On the beverage front, the restaurant offers a variety of foreign and domestic beers, along with a paired wine selection from Perman Wine Selections, a Chicago-based wine outlet; the wine is heavily marketed on Tuesday nights, when patrons receive half off their bottles. Coalfire also has a variety of sodas and flavored teas for teetotalers. The pizzeria does not accept reservations or provide delivery, but it does offer carryout when the oven is not occupied by pizzas for patrons dining in the restaurant. During busy times, such as the weekend dinner service, carryout is temporarily suspended so the sizzling hot oven can catch up to in-house demand.
A Hot Start
From its opening, Coalfire has been a hit with Chicagoans and tourists alike, but Carroll and Spillane admit that they were totally unprepared for the initial swell of customers. “We opened up the doors on the first day, and we got absolutely crushed,” Spillane remembers. Since then, a healthy supply of positive word-of-mouth advertisement has proven to be a beneficial marketing tool for Coalfire. Although the operators have placed one advertisement in Chicago’s UnScene Magazine, Coalfire has garnered most of its attention online among food bloggers and pizza enthusiasts. Coalfire is also a stop on the Chicago Pizza Tours, which offers visitors the chance to get a taste of some of the pizzas the Windy City has to offer. Coalfire even occasionally shows up in local bars as a very welcome late-night treat, courtesy of Carroll and Spillane. After such a rapid-fire three years in business, expansion is also in the works for Coalfire. Carroll and Spillane say that they first want to try to install a second oven in the kitchen, but if that proves impractical, a second location that serves only takeout could be the next logical step.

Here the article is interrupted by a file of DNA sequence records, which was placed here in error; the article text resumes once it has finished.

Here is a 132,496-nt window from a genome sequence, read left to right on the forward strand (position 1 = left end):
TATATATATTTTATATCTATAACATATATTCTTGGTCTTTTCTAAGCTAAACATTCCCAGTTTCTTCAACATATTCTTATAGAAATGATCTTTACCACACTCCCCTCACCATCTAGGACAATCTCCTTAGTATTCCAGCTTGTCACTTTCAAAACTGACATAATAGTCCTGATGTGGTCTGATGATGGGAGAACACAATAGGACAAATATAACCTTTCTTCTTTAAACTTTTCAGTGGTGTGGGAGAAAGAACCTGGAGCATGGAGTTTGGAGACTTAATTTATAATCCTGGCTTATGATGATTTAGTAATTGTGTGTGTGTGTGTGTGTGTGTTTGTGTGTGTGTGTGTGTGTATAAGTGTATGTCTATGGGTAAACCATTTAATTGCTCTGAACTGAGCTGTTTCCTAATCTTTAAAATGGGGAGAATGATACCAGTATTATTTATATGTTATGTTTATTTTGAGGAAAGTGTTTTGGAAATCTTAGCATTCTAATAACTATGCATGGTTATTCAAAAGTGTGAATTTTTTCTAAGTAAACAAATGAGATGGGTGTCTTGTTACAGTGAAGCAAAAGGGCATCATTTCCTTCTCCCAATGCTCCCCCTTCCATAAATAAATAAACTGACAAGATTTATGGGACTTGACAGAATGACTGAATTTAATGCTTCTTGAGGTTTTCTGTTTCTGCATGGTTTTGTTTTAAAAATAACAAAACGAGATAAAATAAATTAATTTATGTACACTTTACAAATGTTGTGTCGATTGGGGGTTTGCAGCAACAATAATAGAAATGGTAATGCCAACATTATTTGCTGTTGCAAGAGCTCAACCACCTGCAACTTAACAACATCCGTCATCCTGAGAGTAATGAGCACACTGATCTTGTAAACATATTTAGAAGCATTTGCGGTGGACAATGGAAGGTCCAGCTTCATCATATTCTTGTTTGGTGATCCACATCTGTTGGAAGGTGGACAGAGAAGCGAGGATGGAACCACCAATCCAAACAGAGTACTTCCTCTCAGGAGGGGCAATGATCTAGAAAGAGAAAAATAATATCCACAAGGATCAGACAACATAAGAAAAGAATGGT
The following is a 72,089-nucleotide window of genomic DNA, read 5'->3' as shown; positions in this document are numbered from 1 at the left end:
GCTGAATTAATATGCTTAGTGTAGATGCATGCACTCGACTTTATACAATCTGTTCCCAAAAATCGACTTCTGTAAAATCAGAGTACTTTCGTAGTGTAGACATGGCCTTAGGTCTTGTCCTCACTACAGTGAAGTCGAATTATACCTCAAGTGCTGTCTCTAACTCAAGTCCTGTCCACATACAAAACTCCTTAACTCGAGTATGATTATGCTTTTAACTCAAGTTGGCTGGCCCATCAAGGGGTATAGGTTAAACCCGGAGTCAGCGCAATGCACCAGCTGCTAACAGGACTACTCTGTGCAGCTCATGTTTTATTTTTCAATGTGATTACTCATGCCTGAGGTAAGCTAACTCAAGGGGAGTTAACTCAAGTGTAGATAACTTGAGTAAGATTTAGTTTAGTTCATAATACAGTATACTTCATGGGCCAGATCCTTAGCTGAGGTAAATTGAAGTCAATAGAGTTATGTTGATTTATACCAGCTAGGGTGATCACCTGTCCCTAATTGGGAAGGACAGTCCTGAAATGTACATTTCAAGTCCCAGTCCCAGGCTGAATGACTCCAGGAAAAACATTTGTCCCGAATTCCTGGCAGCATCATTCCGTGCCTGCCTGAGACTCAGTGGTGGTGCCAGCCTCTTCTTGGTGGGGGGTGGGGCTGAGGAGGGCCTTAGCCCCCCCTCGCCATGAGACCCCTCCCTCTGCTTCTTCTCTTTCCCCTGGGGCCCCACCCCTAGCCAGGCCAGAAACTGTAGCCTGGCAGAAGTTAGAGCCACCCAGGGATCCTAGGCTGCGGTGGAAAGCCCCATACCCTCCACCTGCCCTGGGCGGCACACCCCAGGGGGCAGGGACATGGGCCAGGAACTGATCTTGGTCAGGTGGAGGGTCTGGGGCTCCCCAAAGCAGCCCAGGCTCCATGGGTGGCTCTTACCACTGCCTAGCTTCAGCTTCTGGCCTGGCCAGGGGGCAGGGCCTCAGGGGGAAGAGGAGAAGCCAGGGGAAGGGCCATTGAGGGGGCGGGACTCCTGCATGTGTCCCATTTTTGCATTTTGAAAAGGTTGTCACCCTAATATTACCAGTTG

Although Coalfire is undoubtedly a pioneer in Chicago pizza culture, Carroll and Spillane are modest in the appraisal of their own restaurant when compared to the pizzerias that inspired Coalfire. When customers ask if Coalfire’s pizza can compete with the likes of coal-fired pizzerias in New York and New Haven, Connecticut, the owners humbly evade the question and leave the judgment to the customer. “We definitely can’t compare rèsumès to those places; we just make pizza the way we like it,” Carroll says. The co-owners’ humility mirrors the unpretentious and casual atmosphere of the restaurant. The interior, though not completely spartan, is minimal and relaxed. Fresh pizzas come straight from the oven and are placed on platters balanced on large tomato cans in front of waiting patrons. The preparation area and oven are visible for customers who are curious about how the coal-fired process works. In other words, just because Coalfire is serious about pizza doesn’t mean it takes itself too seriously. After all, Carroll and Spillane affirm, it’s just a pizzeria at heart.
Coalfire is the perfect spot for those who seek something different than traditional Chicago pizza; it’s the essence of the American pizza place, born out of a single idea and a lot of hard work. But the owners know where they stand on certain pizza “rules”: If a customer asks for a pizza cut into squares, they might end up with a pizza not cut at all. When asked about this pet peeve of the co-owners, Spillane stresses that a pizza cut square is simply unnatural. “The crust is the perfect handle to the pizza,” he emphasizes. “Why would anyone ever mess with that sweet engineering?”
Carroll, whose allegiance also lies totally with the triangular cut, says with a tongue-in-cheek somberness, “We simply cannot be responsible for square pizza.”